Solutions will demand actions and investments by both countries, including, for example, in the way the U.S. staffs and manages asylum cases (which will take U.S. funding as well as regulatory/legal changes and could be part of strengthening the border).
Improved U.S. assistance to Central America and Mexico, including aid and investment to help generate jobs as AMLO and his foreign minister Marcelo Ebrard have suggested, should be key elements of a way ahead. Mexico needs to significantly improve its policies, staffing and actions regarding migrants, asylum and border management.
No set of solutions will be easy or quick, but agreeing on solutions to the immediate border/caravan crisis in a manner that opens the door to wider, longer-term collaboration and to building trust will be of much more benefit to the U.S. than proceeding with the threats of shutting down the border.
Shutting down the border would cause tremendous damage in the U.S. and Mexico and would harm prospects for future cooperation by deepening Mexican popular anxieties about the United States. A million legal border crossings take place each day and $1 million of trade takes place each minute between the U.S. and Mexico.
Closing the border would immediately impact millions of Americans and Mexicans in border communities who cross between the two countries as part of their daily routines, as well as the companies and farmers who rely on cross-border commerce by truck and train. A broad border closing could quickly cost the U.S. billions of dollars.
U.S homeland security officials say they hope to find the new Mexican team open to picking up the dialogue and acting on ideas already on the table. The U.S. and Mexico have been exploring new proposals over the last year, including informally in recent weeks with the AMLO team.
These U.S. officials know how important a good long-term collaboration is given the push and pull factors sending hundreds of thousands of Central Americans northward each year in search of security and jobs.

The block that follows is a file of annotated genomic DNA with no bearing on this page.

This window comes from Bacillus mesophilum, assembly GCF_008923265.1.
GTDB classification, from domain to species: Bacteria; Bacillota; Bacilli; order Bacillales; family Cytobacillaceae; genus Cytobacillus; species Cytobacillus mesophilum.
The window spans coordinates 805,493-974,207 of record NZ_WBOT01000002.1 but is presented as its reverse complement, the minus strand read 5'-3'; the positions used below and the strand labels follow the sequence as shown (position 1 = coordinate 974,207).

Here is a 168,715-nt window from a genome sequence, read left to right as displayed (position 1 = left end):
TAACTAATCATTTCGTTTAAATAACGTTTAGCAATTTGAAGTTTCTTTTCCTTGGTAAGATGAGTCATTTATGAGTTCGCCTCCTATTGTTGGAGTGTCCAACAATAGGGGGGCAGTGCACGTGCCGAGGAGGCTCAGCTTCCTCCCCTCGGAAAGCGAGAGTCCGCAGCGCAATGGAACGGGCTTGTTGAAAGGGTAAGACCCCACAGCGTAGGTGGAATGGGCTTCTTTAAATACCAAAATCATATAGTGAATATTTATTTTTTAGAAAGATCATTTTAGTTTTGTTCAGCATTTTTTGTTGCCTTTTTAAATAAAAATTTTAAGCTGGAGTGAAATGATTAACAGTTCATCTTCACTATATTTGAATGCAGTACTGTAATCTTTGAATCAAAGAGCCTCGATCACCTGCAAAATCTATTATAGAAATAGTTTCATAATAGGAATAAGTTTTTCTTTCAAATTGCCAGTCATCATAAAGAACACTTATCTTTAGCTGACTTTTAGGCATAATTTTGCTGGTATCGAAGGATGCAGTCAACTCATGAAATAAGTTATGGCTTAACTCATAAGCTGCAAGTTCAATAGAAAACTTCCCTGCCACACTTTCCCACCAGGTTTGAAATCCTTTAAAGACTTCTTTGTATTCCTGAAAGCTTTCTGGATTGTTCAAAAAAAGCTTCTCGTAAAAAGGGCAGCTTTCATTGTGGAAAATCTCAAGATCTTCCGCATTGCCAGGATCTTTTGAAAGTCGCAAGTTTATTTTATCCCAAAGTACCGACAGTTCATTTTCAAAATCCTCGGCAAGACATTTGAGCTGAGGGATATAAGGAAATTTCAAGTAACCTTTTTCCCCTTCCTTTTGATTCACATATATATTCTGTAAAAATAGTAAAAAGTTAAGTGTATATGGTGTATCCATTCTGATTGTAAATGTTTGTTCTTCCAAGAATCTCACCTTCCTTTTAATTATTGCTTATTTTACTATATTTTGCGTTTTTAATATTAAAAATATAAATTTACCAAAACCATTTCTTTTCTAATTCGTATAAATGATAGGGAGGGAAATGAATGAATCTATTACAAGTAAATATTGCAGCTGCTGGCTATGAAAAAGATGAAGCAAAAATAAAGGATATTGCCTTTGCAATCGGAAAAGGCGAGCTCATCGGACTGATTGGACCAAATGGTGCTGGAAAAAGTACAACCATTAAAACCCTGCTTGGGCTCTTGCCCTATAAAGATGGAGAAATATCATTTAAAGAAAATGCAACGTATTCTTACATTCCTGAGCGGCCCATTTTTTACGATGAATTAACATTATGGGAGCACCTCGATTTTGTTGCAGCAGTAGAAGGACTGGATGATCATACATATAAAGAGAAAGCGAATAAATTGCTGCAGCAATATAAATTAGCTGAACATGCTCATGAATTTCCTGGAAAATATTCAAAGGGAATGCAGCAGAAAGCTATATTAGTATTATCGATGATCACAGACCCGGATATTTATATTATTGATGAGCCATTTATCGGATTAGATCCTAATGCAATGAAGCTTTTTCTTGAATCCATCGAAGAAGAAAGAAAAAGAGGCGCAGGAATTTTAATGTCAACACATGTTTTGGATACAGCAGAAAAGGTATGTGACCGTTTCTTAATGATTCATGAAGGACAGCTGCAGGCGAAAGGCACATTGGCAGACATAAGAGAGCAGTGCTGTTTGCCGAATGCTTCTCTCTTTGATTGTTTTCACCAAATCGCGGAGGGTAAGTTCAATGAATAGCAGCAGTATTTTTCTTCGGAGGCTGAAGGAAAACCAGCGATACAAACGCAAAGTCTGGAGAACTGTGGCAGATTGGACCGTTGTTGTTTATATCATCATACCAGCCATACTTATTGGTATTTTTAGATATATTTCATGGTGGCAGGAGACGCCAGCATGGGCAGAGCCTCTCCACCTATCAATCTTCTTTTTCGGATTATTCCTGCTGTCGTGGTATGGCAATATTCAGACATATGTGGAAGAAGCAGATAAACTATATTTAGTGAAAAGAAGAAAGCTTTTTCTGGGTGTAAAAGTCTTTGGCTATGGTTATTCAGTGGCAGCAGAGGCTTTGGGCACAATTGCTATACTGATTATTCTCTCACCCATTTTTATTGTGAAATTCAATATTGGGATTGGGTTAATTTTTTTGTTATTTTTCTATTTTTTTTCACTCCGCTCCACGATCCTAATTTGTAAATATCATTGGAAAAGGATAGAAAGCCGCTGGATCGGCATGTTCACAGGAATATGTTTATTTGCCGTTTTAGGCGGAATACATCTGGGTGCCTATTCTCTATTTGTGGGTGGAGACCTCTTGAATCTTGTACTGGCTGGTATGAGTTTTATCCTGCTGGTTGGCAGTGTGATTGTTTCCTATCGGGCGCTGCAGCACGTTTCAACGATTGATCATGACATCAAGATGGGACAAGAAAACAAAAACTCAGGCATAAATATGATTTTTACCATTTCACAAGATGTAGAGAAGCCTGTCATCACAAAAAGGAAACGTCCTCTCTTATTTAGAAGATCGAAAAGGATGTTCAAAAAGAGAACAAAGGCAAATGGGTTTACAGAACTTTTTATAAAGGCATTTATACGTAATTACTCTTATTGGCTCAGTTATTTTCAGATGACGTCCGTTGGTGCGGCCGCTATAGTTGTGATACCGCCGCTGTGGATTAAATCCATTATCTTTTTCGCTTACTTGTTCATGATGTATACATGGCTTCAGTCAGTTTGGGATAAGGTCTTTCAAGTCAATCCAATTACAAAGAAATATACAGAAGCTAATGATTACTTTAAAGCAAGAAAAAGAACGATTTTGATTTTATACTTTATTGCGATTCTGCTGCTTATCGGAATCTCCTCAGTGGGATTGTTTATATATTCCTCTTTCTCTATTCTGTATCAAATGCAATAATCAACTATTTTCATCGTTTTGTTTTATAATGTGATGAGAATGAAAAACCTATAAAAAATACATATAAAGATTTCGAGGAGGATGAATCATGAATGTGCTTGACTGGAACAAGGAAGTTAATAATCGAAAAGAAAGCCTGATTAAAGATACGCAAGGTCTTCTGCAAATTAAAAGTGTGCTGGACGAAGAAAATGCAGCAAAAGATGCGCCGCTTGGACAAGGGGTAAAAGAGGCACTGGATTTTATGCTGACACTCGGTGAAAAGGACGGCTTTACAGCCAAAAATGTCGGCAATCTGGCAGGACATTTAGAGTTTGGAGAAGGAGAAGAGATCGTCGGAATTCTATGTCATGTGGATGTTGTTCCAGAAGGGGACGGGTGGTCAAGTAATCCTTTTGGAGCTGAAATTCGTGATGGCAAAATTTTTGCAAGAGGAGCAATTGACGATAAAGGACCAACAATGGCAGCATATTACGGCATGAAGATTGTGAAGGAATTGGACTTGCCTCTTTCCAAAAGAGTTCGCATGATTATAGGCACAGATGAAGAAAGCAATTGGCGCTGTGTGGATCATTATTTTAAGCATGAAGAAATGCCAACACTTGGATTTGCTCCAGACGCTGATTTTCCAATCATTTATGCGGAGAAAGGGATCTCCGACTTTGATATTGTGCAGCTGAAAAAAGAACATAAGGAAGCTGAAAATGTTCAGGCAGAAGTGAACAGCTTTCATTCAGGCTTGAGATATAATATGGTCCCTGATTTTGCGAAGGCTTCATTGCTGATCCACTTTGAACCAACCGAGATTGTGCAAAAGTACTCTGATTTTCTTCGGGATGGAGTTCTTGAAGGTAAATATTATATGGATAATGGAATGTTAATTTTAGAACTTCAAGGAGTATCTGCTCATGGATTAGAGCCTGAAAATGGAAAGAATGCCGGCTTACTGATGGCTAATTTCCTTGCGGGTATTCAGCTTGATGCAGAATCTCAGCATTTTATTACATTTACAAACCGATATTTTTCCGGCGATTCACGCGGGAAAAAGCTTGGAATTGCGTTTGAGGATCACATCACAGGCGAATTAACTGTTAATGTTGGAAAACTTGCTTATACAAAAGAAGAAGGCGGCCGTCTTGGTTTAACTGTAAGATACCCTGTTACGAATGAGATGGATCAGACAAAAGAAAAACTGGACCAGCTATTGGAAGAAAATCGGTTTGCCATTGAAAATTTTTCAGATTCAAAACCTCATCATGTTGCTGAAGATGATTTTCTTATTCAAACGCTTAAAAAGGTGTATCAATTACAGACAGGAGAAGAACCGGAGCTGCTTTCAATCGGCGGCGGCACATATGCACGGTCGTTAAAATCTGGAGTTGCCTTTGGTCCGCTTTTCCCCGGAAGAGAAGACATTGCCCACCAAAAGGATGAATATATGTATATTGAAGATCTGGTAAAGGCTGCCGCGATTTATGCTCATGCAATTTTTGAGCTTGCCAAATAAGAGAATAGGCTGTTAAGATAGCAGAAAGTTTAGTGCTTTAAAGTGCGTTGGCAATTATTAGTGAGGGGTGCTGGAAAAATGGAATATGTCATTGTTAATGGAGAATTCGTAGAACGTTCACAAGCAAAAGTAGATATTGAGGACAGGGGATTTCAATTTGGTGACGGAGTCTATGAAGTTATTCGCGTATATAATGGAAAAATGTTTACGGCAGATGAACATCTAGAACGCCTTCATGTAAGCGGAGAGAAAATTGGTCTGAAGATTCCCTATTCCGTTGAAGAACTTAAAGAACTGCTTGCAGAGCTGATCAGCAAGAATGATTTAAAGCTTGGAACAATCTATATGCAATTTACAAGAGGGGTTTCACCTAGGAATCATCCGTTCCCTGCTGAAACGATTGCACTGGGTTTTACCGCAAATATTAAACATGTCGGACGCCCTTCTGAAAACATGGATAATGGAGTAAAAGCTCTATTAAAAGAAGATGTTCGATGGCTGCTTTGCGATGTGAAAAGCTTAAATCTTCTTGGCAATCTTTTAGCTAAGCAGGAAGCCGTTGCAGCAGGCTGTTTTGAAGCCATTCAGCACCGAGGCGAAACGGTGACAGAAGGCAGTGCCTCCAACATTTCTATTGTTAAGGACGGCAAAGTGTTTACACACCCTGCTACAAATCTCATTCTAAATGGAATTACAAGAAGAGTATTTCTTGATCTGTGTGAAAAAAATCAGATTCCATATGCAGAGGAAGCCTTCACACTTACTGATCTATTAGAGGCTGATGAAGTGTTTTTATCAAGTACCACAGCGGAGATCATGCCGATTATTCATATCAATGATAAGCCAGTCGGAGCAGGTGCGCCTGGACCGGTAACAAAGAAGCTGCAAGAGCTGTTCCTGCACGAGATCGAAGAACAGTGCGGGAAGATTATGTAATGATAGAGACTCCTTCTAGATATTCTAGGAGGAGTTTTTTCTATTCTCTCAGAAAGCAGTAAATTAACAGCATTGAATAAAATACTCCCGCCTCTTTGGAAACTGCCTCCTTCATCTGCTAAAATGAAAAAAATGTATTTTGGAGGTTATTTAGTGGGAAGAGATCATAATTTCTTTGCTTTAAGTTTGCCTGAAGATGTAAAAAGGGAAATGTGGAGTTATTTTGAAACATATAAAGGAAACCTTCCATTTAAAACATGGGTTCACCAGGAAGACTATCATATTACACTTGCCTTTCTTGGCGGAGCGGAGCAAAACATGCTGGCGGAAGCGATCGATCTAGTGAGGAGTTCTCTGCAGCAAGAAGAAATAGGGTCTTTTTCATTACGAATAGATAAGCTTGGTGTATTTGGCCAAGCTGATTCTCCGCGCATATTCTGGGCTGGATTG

Simultaneously, the U.S. and Mexico should get off to rapid start in reviewing U.S.-Mexico cooperation against crime, which has deepened since 2007 under the umbrella of the Merida Initiative.
Given the massive flows of illegal drugs northward and of illegal funds and guns southward across the border, it is in the national interest of both countries to improve that collaboration.
Bilateral cooperation will need to reflect AMLO’s new multi-pronged approach to solving Mexico’s soaring violence and to learn the lessons of what worked and what did not work in a decade of U.S.-Mexico collaboration.
Both countries would suffer from a suspension of anti-crime cooperation, however, as happened following Mexico’s presidential transition six years ago.
Considering the prospects for making trade and daily commerce more efficient and competitive under the new trade agreement, this moment is ripe with prospects for big benefits for both Mexico and the United States. We need a wise approach now from both sides to turn these opportunities into realities.
Earl Anthony Wayne is a public policy fellow at the Woodrow Wilson Center, and a former U.S. ambassador to Mexico, among other diplomatic positions.